A draft Act called the Public Health Act 2000 was prepared in 2000. The Bill makes specific reference to HIV, especially in sections 13 to section 23.  This include HIV/AIDS education,[65] confidential testing for HIV,[66]duty of the STD counsellor upon learning of a positive HIV test result,[67] duty to inform the sexual partner of HIV status,[68] and work place testing for HIV.[69]However, due to lack of support from politicians the Bill is yet to be passed by Parliament and gazetted.[70]

Both the parts of the Public Health Act of 1994 that relate to HIV and the Public Health Bill of 2000 are only proposals that are yet to be passed and gazetted. Therefore, at present Vanuatu is still without any public health laws in this area, unless any laws were adopted from England at the time of Independence.

The Department of Health formulated a National HIV/AIDS policy and strategic plan for 2003-2007, which built on the 1988 strategic plan.[71] Confidentiality is one of the big areas highlighted in that policy statement. It states that it should be a government policy that notification of cases of HIV/AIDS be made without disclosing the names of the HIV/AIDS infected people.[72] The rationale of such policy is to maintain the confidence established between the medical practitioners and HIV/AIDS patients.


The Secretariat of the Pacific Community report for 31st December 2001 reported that there are a total of 38 HIV/AIDS cases in Kiribati.[73]

Legislation and Health Policies

Kiribati has no existing law or legal framework with respect to HIV/AIDS. The Public Health Ordinance[74] does not have any provision relating to HIV; nor does it provide provisions for disclosure of confidential information. It provides means of notification of infectious diseases, but it is mainly on sanitary diseases. The only guidelines that are currently being enforced are base on existing laws with respect to human rights and medicinal ethics.[75] Therefore, Kiribati relied on the duty of confidentiality that is implemented in the Code of Practice of Medical Practitioners of Kiribati for the protection of patient information.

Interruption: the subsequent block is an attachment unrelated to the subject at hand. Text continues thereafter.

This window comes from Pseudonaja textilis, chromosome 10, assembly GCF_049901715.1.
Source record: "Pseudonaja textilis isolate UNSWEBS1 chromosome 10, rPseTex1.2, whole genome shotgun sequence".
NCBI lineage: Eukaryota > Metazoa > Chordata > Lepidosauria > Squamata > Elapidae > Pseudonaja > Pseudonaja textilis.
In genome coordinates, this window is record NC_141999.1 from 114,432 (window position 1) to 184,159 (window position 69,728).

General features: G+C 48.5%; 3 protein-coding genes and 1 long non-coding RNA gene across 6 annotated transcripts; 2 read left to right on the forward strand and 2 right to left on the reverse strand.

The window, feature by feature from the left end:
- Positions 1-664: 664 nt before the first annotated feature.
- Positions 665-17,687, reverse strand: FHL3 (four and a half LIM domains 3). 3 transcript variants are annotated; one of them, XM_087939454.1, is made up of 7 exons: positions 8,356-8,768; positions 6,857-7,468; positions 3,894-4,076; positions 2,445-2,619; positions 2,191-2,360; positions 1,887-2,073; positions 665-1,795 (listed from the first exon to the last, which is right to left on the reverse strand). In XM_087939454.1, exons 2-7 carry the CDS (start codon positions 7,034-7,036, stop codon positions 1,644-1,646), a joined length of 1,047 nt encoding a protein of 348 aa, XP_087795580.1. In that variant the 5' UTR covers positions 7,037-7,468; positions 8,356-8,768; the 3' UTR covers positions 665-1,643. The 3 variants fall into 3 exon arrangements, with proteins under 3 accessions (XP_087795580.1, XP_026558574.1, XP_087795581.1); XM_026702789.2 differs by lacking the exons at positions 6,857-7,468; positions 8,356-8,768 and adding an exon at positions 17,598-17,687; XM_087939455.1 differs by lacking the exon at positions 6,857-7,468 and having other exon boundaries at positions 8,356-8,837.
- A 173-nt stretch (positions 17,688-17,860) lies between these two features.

Solomon Islands

At the end of 2002 Solomon Islands had reported no new cases since it reported its first HIV case in 1995. However authorities acknowledge that poor screening facilities may conceal the real situation.[76] The news of the first HIV case was met with public anger, but the authorities were able to calm the anger, while it maintained the identity of the victim secret.[77]

Legislation and Health Policies

Following the uproar, the government adopted a policy of repatriation of expatriates that are found to be HIV positive.[78] Similarly, foreign nationals that are found to be HIV positive are not allowed into the country.

Solomon Islands has adopted various national AIDS policies. The policies, inter alia, uphold the duty of confidentiality concerning patient information and conditions. The 1978 Public Health Act[79] does not include specific provisions for HIV/AIDS, though there are provisions on venereal disease and notifiable diseases. It also authorises doctors and health workers to do what is appropriate for the patient and the public interest. Besides the respect for confidentiality provided in the Public Health Act, the Medical Practitioners Code of Practice[80] of Solomon Islands respect and uphold the patient’s right to confidentiality.

The Ministry of Health and Medical Services of Solomon Islands launched it first Strategic Plan on HIV/AIDS and other STD diseases in August 2003.[81] It provides a clear plan of action for the country’s future in combating the disease. This involves the recognition of the duty of confidentiality as an important aspect of the doctor-patient relationship.


Samoa recorded it first HIV case in 1990. By the fall of 2001 the country had recorded a total of 12 reported HIV cases.[82]

Legislation and Health Policies

Samoa still holds on to its 1959 Health Ordinance. The Act was amended and gazetted in 1988 with the inclusion of HIV/AIDS in the list of infectious diseases. Various provisions within Part VI of the Act made special provisions which deals mainly with infectious disease. Sections 29 and 36 gives power to the Director of Health to give orders wherever necessary to require people to submit themselves for medical examination, to isolate them or to detain them until such a time when they are cured. [83]

Samoa developed the National HIV/AIDS Prevention and Control Program in 1987. The aim of this program is to promote public awareness about HIV/AIDS.[84] A National AIDS Co-ordinating Council and technical AIDS Committee was established in 1987 and 1988 respectively to co-ordinate the prevention of the spread of HIV/AIDS in Samoa. However, it is sad to note that confidentiality of information is not included in the theme values emphasised by the National HIV/AIDS policy.[85]


Fiji detected it first HIV case in 1989 and by August 2002 the Ministry of Health has reported about 104 HIV/AIDS.[86] However, there is feeling that this figure could be higher than estimated, given the fact that sex related issues are still considered a taboo and cannot be discussed openly.

Legislation and Health Policies

Fiji has no specific legislation that deals with HIV/AIDS. As in other Pacific Island Countries, the primary focus of the Public Health Act[87] is on the control of infectious and venereal diseases. HIV/AIDS is not mentioned or even referred to in the Schedule as an infectious disease.